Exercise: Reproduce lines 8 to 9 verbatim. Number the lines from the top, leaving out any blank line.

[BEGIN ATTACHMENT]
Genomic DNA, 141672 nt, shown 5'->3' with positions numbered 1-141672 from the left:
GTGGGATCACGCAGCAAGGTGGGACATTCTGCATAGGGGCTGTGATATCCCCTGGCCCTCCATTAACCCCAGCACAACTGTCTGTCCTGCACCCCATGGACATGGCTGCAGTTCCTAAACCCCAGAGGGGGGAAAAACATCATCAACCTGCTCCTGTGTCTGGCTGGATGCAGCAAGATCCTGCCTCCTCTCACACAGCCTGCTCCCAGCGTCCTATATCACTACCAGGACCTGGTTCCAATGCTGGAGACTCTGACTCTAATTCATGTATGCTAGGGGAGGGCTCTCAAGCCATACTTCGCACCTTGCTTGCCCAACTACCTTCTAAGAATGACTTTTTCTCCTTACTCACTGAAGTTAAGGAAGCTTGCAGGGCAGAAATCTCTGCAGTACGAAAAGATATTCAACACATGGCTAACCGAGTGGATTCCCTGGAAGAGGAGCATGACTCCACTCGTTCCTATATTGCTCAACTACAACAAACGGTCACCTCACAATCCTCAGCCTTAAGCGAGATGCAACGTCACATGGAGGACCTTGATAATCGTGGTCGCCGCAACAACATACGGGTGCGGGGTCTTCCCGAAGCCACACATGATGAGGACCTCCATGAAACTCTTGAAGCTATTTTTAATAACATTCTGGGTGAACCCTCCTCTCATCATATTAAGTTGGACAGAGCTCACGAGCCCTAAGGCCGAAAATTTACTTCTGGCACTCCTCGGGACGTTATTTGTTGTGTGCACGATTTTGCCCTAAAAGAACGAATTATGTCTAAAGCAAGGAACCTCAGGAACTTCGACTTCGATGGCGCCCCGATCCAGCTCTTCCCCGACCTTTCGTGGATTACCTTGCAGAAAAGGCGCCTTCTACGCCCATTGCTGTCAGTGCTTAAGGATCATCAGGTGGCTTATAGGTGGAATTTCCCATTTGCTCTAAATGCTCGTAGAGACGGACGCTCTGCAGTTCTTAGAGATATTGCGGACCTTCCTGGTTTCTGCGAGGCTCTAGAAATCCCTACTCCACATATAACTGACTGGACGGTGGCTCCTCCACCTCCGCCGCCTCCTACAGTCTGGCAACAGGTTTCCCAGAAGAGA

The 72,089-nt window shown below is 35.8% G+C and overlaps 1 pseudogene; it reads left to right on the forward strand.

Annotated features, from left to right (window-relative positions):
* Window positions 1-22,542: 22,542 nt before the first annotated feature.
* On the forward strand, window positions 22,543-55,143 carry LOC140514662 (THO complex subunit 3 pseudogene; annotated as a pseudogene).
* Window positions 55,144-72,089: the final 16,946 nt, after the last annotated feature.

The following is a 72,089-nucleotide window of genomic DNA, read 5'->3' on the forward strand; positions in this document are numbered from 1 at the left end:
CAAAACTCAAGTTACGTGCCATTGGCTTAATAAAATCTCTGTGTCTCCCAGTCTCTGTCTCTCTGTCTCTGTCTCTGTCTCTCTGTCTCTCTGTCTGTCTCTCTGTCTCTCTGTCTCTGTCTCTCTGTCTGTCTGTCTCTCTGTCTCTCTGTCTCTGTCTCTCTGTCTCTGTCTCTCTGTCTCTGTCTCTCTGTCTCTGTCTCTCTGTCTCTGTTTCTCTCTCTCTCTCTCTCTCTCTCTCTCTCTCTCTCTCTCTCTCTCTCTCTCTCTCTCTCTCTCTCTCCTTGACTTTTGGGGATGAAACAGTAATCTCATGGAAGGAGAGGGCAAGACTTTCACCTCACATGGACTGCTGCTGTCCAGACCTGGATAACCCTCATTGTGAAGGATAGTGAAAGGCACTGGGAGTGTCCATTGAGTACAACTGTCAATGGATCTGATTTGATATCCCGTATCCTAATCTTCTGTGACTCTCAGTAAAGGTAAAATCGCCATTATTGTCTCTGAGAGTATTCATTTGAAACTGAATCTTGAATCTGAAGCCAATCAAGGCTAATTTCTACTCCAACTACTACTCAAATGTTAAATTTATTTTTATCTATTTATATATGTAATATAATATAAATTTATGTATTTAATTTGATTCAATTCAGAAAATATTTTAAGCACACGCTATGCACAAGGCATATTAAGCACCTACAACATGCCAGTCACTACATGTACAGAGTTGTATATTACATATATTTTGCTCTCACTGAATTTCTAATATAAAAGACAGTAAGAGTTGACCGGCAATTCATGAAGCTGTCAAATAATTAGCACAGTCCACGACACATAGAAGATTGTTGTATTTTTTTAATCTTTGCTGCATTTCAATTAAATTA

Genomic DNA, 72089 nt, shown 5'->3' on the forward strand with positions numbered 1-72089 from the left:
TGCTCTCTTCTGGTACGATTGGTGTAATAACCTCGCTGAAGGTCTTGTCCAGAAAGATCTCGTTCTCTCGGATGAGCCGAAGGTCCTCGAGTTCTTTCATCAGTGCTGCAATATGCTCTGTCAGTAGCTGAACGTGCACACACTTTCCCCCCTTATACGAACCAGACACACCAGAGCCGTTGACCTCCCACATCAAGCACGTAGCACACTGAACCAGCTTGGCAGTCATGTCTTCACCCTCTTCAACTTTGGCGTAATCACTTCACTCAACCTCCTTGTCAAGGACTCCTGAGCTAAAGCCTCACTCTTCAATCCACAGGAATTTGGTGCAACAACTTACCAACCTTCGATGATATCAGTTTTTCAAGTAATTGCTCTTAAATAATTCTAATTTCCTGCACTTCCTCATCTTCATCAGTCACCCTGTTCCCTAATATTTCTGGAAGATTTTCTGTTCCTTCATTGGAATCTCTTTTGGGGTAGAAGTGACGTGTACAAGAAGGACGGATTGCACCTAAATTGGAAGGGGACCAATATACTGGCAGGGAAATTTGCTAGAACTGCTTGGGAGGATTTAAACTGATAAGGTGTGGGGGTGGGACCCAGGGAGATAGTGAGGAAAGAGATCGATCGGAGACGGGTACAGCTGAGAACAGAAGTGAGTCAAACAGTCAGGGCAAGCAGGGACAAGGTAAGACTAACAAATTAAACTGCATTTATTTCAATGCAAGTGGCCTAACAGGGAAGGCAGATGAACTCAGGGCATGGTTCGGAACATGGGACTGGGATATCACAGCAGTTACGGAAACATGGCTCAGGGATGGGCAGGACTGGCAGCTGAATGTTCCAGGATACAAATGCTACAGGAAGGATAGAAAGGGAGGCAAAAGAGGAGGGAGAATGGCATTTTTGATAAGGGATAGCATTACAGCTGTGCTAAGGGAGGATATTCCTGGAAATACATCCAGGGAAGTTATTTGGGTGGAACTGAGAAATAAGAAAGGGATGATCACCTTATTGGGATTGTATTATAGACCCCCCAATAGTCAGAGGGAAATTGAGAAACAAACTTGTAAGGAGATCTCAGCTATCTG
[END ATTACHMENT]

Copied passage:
The following is a 72,089-nucleotide window of genomic DNA, read 5'->3' on the forward strand; positions in this document are numbered from 1 at the left end:
CAAAACTCAAGTTACGTGCCATTGGCTTAATAAAATCTCTGTGTCTCCCAGTCTCTGTCTCTCTGTCTCTGTCTCTGTCTCTCTGTCTCTCTGTCTGTCTCTCTGTCTCTCTGTCTCTGTCTCTCTGTCTGTCTGTCTCTCTGTCTCTCTGTCTCTGTCTCTCTGTCTCTGTCTCTCTGTCTCTGTCTCTCTGTCTCTGTCTCTCTGTCTCTGTTTCTCTCTCTCTCTCTCTCTCTCTCTCTCTCTCTCTCTCTCTCTCTCTCTCTCTCTCTCTCTCTCTCTCCTTGACTTTTGGGGATGAAACAGTAATCTCATGGAAGGAGAGGGCAAGACTTTCACCTCACATGGACTGCTGCTGTCCAGACCTGGATAACCCTCATTGTGAAGGATAGTGAAAGGCACTGGGAGTGTCCATTGAGTACAACTGTCAATGGATCTGATTTGATATCCCGTATCCTAATCTTCTGTGACTCTCAGTAAAGGTAAAATCGCCATTATTGTCTCTGAGAGTATTCATTTGAAACTGAATCTTGAATCTGAAGCCAATCAAGGCTAATTTCTACTCCAACTACTACTCAAATGTTAAATTTATTTTTATCTATTTATATATGTAATATAATATAAATTTATGTATTTAATTTGATTCAATTCAGAAAATATTTTAAGCACACGCTATGCACAAGGCATATTAAGCACCTACAACATGCCAGTCACTACATGTACAGAGTTGTATATTACATATATTTTGCTCTCACTGAATTTCTAATATAAAAGACAGTAAGAGTTGACCGGCAATTCATGAAGCTGTCAAATAATTAGCACAGTCCACGACACATAGAAGATTGTTGTATTTTTTTAATCTTTGCTGCATTTCAATTAAATTA